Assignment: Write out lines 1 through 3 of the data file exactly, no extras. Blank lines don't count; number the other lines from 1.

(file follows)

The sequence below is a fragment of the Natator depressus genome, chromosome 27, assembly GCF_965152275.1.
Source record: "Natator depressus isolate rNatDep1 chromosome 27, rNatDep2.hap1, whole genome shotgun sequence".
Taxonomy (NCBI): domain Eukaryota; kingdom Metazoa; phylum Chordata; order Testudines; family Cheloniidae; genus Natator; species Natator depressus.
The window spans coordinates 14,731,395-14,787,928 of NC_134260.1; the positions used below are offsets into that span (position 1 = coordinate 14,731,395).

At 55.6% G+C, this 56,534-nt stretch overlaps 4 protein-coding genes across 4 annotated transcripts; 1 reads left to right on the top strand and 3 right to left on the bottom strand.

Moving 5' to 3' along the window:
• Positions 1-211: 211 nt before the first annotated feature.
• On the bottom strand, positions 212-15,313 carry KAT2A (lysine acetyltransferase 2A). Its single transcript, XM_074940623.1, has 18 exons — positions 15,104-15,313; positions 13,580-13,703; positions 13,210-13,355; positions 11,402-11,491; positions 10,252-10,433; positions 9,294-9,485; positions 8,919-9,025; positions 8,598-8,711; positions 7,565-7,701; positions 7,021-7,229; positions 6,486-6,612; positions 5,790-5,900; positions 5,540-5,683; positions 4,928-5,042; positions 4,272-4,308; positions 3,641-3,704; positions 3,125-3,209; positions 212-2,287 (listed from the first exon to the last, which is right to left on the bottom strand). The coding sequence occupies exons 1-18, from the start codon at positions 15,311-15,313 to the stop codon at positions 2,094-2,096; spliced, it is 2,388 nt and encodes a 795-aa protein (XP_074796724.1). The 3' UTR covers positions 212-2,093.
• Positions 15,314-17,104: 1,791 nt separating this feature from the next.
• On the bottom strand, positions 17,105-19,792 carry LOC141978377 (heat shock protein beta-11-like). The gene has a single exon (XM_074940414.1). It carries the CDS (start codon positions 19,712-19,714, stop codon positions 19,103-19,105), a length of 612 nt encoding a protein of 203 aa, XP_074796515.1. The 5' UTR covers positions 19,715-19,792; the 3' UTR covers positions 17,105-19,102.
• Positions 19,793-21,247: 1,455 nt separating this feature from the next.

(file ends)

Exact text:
The sequence below is a fragment of the Natator depressus genome, chromosome 27, assembly GCF_965152275.1.
Source record: "Natator depressus isolate rNatDep1 chromosome 27, rNatDep2.hap1, whole genome shotgun sequence".
Taxonomy (NCBI): domain Eukaryota; kingdom Metazoa; phylum Chordata; order Testudines; family Cheloniidae; genus Natator; species Natator depressus.